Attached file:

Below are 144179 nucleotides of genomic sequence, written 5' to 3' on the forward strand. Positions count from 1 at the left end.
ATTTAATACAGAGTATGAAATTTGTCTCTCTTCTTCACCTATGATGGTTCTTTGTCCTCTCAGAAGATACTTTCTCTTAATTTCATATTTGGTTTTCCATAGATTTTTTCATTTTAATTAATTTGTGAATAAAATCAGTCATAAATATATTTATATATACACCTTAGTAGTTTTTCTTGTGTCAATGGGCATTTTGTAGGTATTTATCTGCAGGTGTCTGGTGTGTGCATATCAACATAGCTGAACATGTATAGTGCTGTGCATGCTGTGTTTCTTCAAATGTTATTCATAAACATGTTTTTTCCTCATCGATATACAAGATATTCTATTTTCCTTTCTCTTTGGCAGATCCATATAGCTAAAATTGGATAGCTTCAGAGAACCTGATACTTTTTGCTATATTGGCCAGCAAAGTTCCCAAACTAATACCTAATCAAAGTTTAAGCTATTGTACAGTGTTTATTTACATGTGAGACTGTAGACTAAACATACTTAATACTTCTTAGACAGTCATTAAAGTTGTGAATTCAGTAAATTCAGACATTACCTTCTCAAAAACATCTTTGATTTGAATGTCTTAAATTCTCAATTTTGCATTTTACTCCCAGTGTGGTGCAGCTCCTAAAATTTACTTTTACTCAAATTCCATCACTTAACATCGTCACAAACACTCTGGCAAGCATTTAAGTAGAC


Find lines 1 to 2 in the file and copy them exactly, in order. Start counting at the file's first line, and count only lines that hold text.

Below are 144179 nucleotides of genomic sequence, written 5' to 3' on the forward strand. Positions count from 1 at the left end.
ATTTAATACAGAGTATGAAATTTGTCTCTCTTCTTCACCTATGATGGTTCTTTGTCCTCTCAGAAGATACTTTCTCTTAATTTCATATTTGGTTTTCCATAGATTTTTTCATTTTAATTAATTTGTGAATAAAATCAGTCATAAATATATTTATATATACACCTTAGTAGTTTTTCTTGTGTCAATGGGCATTTTGTAGGTATTTATCTGCAGGTGTCTGGTGTGTGCATATCAACATAGCTGAACATGTATAGTGCTGTGCATGCTGTGTTTCTTCAAATGTTATTCATAAACATGTTTTTTCCTCATCGATATACAAGATATTCTATTTTCCTTTCTCTTTGGCAGATCCATATAGCTAAAATTGGATAGCTTCAGAGAACCTGATACTTTTTGCTATATTGGCCAGCAAAGTTCCCAAACTAATACCTAATCAAAGTTTAAGCTATTGTACAGTGTTTATTTACATGTGAGACTGTAGACTAAACATACTTAATACTTCTTAGACAGTCATTAAAGTTGTGAATTCAGTAAATTCAGACATTACCTTCTCAAAAACATCTTTGATTTGAATGTCTTAAATTCTCAATTTTGCATTTTACTCCCAGTGTGGTGCAGCTCCTAAAATTTACTTTTACTCAAATTCCATCACTTAACATCGTCACAAACACTCTGGCAAGCATTTAAGTAGAC